Thousands of Sierra Leoneans, who tried to escape Sierra Leone and venture on the dangerous journey to Europe, have safely returned home.
Otherwise known as (Temple run) the many men, women and children had a bitter experience, and now decided to serve as Ambassadors to others, through the establishment of an Advocacy Network against Illegal Migration (ANIM) of with Sheku Bangura as the Executive Director.
On their return home, the IOM gave assistance to all of the returnees, as a way of reducing their trauma and to start life all over again.
Mohamed Lukuley is in his mid-thirties and explained his ordeal. “The journey was very tedious and dangerous, and the seas were rough and the desert very hot and dry. He and others walked for miles for over ten days. We ran out of water and lost four of our colleagues in the desert”.
He added that as an unemployed young man he decided to venture the difficult journey to Italy, through Africa. Lukuley paid $2,000 USD to an agent who later abandoned them and as a result were left on their own to find their way to Europe. Unfortunately, out of a 150 in number only three managed to cross over and the rest of them found themselves in various parts of Libya where they were treated inhumanely, tortured, beaten and imprisoned with very little food to survive. “I had to send home for money for my release from Ali Ghetto the man-in-charge of the hostage prison, and it cost me $1,100 USD, those who can’t afford had to endure in harsh conditions”.
Sheku Bangura, also a victim of a botched temple run, suffered and endured for six months in Libya. He and his colleagues decided to establish the ANIM in order to use it as a platform to educate Sierra Leoneans not to take embark on such a dangerous journey, which most times claim the lives of innocent migrants in search of greener pastures. “I have had the experience and know what it’s like to be in another man’s land where you don’t know nobody, but after six months, if not for Embassy officials in Tripoli, I would have not been home by now, and still out there suffering”.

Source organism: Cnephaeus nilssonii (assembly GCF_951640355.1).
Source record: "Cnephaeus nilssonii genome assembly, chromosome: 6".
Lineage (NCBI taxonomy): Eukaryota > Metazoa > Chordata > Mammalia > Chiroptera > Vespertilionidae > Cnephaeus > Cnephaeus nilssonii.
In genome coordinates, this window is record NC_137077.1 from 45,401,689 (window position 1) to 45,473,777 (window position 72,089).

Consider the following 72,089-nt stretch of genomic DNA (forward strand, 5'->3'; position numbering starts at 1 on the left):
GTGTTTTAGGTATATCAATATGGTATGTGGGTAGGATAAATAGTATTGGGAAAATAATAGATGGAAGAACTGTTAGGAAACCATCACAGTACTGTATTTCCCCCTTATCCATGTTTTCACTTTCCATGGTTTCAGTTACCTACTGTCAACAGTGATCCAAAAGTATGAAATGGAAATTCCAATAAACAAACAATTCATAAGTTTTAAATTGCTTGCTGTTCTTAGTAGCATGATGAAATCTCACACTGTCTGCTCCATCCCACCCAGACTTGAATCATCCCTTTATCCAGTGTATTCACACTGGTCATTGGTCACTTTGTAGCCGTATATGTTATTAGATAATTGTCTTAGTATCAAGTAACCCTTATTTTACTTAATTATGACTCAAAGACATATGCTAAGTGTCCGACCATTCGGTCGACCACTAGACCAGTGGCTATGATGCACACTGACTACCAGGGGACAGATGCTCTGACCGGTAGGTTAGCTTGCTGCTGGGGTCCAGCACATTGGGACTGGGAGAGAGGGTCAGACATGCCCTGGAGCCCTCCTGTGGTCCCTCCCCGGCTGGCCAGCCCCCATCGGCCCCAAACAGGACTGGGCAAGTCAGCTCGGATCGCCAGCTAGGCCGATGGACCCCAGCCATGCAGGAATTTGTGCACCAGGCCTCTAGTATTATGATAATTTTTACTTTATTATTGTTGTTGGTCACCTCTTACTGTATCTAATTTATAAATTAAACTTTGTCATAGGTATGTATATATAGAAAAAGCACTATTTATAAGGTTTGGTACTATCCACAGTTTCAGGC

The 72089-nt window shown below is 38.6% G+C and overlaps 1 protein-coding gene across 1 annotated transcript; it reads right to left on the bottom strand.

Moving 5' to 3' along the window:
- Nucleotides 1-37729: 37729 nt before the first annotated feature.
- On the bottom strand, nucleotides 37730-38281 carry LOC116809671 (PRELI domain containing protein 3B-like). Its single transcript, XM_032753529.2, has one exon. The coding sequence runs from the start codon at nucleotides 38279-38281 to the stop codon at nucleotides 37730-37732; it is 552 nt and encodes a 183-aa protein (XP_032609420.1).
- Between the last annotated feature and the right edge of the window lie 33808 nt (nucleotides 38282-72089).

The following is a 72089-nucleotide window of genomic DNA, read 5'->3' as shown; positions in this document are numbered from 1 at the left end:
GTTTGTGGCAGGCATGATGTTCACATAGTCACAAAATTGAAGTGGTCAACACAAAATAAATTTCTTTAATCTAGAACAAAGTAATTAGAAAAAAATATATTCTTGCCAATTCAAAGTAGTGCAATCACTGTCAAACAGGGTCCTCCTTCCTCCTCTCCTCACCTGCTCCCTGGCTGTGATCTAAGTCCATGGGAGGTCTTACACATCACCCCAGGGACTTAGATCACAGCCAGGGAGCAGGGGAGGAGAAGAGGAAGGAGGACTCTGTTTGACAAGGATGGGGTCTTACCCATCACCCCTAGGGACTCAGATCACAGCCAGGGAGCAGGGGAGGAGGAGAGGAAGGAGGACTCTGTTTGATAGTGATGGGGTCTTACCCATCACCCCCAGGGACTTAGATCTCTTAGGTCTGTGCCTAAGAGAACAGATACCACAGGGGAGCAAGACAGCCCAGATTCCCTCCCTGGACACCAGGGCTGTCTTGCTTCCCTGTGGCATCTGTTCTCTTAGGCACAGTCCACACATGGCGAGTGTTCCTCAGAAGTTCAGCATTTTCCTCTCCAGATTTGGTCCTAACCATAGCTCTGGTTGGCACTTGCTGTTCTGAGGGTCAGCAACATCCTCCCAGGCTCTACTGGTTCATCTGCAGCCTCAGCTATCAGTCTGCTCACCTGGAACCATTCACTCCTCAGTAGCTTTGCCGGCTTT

Bangura noted that the executive of the Network is working closely with the Ministry of Social Welfare, Ministry of Labour including the IOM, which together with the Foreign Affairs Ministry facilitated their repatriation back home. He also called on the two ministries to properly scrutinize, some fly-by-night agents who come in the guise of facilitating movement and providing jobs for jobless Sierra Leoneans abroad, and later abandon them to suffer and live in harsh conditions.
Adama Bah is a member of the ANIM and was part of the group of migrants who never made it to Europe. He had the opportunity to see how other women and children suffer and languish after they were captured at sea and held hostage in prison, were she was also held. “We were over 400 in number and held in an enclosed space, not enough for all of us, and with little ventilation. We had only two toilets and one shower room, also used as delivery space for pregnant migrants. The burden of taking care of orphans was also our responsibility and had to survive on a small bowl of pasta and a piece of bread for the whole day”. She cautioned others who are unemployed to desist and not embark on temple run as a result of their situation, but rather use the ANIM as a means to access livelihood skills, that will make them self reliant and productive.